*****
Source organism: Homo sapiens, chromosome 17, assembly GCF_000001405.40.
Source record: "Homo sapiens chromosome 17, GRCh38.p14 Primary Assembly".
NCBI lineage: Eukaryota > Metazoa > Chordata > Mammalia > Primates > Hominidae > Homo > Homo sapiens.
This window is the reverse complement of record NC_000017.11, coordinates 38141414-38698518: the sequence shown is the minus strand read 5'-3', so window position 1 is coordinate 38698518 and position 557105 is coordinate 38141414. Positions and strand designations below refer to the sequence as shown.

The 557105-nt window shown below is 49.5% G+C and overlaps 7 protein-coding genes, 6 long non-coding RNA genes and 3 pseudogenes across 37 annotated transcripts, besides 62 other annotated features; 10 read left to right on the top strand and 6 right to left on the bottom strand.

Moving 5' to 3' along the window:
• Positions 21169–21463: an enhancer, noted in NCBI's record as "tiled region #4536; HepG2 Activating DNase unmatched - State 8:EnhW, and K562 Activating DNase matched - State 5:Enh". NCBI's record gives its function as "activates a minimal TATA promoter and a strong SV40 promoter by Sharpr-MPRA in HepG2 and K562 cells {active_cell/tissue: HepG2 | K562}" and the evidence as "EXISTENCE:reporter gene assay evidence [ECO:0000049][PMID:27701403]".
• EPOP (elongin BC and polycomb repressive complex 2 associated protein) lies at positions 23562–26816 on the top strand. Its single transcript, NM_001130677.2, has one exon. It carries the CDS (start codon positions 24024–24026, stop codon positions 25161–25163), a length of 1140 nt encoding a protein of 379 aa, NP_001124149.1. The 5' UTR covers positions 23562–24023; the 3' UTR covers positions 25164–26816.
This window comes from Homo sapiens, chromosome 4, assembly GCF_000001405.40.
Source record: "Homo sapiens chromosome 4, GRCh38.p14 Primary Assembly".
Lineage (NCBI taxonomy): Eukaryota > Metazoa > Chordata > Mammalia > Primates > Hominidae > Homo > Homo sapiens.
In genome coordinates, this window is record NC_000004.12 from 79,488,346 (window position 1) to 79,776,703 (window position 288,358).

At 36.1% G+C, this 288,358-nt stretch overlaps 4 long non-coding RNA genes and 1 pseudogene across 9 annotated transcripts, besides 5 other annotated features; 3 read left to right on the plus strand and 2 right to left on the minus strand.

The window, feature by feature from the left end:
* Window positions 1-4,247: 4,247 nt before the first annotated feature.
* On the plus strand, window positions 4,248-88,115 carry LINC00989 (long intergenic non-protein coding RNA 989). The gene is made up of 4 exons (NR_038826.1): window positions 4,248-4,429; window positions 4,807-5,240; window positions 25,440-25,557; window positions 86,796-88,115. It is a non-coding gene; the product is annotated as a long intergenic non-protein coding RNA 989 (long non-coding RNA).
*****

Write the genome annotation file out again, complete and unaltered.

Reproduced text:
Source organism: Homo sapiens, chromosome 17, assembly GCF_000001405.40.
Source record: "Homo sapiens chromosome 17, GRCh38.p14 Primary Assembly".
NCBI lineage: Eukaryota > Metazoa > Chordata > Mammalia > Primates > Hominidae > Homo > Homo sapiens.
This window is the reverse complement of record NC_000017.11, coordinates 38141414-38698518: the sequence shown is the minus strand read 5'-3', so window position 1 is coordinate 38698518 and position 557105 is coordinate 38141414. Positions and strand designations below refer to the sequence as shown.

The 557105-nt window shown below is 49.5% G+C and overlaps 7 protein-coding genes, 6 long non-coding RNA genes and 3 pseudogenes across 37 annotated transcripts, besides 62 other annotated features; 10 read left to right on the top strand and 6 right to left on the bottom strand.

Moving 5' to 3' along the window:
• Positions 21169–21463: an enhancer, noted in NCBI's record as "tiled region #4536; HepG2 Activating DNase unmatched - State 8:EnhW, and K562 Activating DNase matched - State 5:Enh". NCBI's record gives its function as "activates a minimal TATA promoter and a strong SV40 promoter by Sharpr-MPRA in HepG2 and K562 cells {active_cell/tissue: HepG2 | K562}" and the evidence as "EXISTENCE:reporter gene assay evidence [ECO:0000049][PMID:27701403]".
• EPOP (elongin BC and polycomb repressive complex 2 associated protein) lies at positions 23562–26816 on the top strand. Its single transcript, NM_001130677.2, has one exon. It carries the CDS (start codon positions 24024–24026, stop codon positions 25161–25163), a length of 1140 nt encoding a protein of 379 aa, NP_001124149.1. The 5' UTR covers positions 23562–24023; the 3' UTR covers positions 25164–26816.
This window comes from Homo sapiens, chromosome 4, assembly GCF_000001405.40.
Source record: "Homo sapiens chromosome 4, GRCh38.p14 Primary Assembly".
Lineage (NCBI taxonomy): Eukaryota > Metazoa > Chordata > Mammalia > Primates > Hominidae > Homo > Homo sapiens.
In genome coordinates, this window is record NC_000004.12 from 79,488,346 (window position 1) to 79,776,703 (window position 288,358).

At 36.1% G+C, this 288,358-nt stretch overlaps 4 long non-coding RNA genes and 1 pseudogene across 9 annotated transcripts, besides 5 other annotated features; 3 read left to right on the plus strand and 2 right to left on the minus strand.

The window, feature by feature from the left end:
* Window positions 1-4,247: 4,247 nt before the first annotated feature.
* On the plus strand, window positions 4,248-88,115 carry LINC00989 (long intergenic non-protein coding RNA 989). The gene is made up of 4 exons (NR_038826.1): window positions 4,248-4,429; window positions 4,807-5,240; window positions 25,440-25,557; window positions 86,796-88,115. It is a non-coding gene; the product is annotated as a long intergenic non-protein coding RNA 989 (long non-coding RNA).